I’ve always thought of this vintage throwback as a weird amalgamation – crabmeat, cheese, water chestnuts and ginger all wrapped in a wonton and fried. Crazytalk! But altogether, it’s a delight – one that I first tried at the now closed tiki restaurant, Honolulu, that was right off the highway in Alexandria, Virginia.
Now, I find it hard to track down a good version from Chinese takeout places, and instead, make my own. If you love crab rangoon, but hate how many places use artificial crab meat, or worse, only cream cheese, then this is the recipe for you. Tender crab is perked up by sesame oil, ground ginger and the crunch of water chestnuts, with just enough cream cheese to bind it all together. Continue reading Crab Rangoon with Sweet Chili Sauce
Sashimi lovers, this one is for you. The combination of meltingly tender ahi tuna with soy and sesame is a dream. And it couldn’t be simpler to make – the key is tracking down a killer piece of tuna that is so fresh, it still wants to slap you in the face with a fin. Ok, maybe not that fresh, but you don’t want to go cheap on this one. The tuna is the absolute star. Continue reading Ahi Tuna Poke
Nothing says summertime majesty like a tender fish filet in crisp, lacy batter, slathered in luscious tartar sauce. Correction: nothing says the perfect time of year like the aforementioned fish. A good piece of halibut, carefully breaded and fried, is a welcome addition year-round assuming that I can get my hands on some.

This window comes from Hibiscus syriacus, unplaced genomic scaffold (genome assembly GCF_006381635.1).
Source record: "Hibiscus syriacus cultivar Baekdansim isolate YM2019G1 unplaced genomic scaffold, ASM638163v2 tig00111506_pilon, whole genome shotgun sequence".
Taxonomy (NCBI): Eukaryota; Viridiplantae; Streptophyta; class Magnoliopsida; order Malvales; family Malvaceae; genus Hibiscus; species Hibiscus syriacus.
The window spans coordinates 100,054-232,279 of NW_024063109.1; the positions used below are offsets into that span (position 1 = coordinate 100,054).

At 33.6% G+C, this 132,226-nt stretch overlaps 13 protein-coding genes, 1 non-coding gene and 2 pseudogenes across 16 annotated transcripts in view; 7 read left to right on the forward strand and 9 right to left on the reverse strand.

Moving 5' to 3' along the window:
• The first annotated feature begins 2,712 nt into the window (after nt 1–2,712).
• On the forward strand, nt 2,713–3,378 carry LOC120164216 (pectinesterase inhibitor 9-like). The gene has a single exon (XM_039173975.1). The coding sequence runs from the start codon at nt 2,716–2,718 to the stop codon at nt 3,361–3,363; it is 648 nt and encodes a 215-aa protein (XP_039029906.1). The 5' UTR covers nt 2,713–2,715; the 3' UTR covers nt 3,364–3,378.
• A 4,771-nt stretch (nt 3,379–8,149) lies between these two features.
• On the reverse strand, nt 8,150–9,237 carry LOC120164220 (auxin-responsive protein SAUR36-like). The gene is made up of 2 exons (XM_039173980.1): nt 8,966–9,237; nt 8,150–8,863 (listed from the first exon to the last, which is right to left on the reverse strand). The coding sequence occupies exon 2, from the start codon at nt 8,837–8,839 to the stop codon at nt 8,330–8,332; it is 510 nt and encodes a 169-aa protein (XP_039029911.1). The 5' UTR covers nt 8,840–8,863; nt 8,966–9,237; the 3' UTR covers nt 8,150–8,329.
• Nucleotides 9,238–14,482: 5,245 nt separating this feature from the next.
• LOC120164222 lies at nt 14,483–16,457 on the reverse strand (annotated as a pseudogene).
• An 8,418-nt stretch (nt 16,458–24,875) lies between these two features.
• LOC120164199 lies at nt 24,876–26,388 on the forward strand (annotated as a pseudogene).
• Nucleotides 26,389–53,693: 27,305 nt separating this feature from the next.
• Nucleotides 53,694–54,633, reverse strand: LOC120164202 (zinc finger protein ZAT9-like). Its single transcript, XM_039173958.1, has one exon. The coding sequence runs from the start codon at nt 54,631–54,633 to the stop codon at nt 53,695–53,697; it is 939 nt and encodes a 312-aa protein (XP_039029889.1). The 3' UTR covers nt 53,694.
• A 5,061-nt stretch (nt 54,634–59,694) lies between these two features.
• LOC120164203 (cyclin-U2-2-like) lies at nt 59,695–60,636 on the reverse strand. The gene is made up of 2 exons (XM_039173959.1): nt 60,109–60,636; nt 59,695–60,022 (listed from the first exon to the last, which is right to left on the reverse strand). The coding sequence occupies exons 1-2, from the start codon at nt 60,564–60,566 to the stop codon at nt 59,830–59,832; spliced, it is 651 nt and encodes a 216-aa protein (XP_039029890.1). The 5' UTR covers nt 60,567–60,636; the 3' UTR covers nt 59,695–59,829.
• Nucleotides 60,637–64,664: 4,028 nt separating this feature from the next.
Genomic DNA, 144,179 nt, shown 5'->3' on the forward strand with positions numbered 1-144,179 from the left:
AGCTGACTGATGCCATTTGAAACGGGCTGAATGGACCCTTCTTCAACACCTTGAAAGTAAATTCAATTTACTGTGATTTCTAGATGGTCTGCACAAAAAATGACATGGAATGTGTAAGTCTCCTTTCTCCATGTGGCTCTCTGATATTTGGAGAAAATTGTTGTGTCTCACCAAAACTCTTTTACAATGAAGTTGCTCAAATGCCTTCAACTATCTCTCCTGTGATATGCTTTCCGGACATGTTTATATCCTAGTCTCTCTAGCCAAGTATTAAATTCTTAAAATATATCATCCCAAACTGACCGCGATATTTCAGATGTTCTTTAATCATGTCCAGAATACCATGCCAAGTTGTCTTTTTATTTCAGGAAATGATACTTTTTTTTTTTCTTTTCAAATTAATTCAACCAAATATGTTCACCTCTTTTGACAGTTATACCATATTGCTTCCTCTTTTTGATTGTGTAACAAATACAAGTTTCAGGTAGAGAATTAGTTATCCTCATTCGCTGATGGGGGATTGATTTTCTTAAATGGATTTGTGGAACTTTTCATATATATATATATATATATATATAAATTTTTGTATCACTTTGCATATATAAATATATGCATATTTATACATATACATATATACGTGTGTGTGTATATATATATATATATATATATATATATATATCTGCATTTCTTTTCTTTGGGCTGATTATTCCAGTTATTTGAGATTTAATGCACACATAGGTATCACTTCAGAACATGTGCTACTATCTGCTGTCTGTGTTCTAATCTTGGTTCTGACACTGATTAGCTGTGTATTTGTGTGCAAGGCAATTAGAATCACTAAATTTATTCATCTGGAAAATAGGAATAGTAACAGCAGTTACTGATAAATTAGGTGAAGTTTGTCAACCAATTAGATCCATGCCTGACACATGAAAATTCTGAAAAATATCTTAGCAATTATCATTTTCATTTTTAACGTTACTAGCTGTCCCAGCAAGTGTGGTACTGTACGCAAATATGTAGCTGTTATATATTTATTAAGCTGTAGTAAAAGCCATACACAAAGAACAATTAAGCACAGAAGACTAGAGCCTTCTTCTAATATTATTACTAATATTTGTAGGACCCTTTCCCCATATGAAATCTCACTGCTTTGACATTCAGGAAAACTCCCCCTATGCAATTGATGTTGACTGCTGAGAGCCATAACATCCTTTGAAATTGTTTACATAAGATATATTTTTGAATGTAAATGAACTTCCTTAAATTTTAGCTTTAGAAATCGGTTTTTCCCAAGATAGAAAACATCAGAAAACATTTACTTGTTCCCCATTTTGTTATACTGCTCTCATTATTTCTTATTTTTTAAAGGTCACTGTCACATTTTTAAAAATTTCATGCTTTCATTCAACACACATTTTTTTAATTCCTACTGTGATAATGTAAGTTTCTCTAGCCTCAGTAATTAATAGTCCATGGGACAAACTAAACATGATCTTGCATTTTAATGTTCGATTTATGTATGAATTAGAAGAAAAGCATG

The secret ingredient that makes this recipe sing is the caper aioli – a homemade mayonnaise enlivened with capers, cocktail onions, tarragon and lemon, this condiment tastes of a majesty so great that one would think that you slaved over the stuff. But that’s not the case. Pop the ingredients into the blender and whirr away until the mixture thickens to absolute perfection. Continue reading Crispy Halibut Po’boy with Caper Aioli
My husband likes most all that I cook for him – in fact, the only thing that got a resounding thumbs down were my Cold Peanut Noodles – I still say it’s not the noodles so much as his distaste for cold pasta, but that’s another story for another day. But because of his regular approval, I live for those dishes that mean adoration spelled across his face in a smile – the ones that get a “This is REALLY good, baby!” instead of a mere “It’s good.” The bites that make him look up immediately, eyes creased with a smile, the satisfaction emanating in a grin and nod. They don’t tell you when you get married that you become hypersensitive to context clues, but alas, here I am, reading facial expressions like ancient runes, sussing out the inside scoop. Continue reading Littleneck Clams with Chorizo and Garlic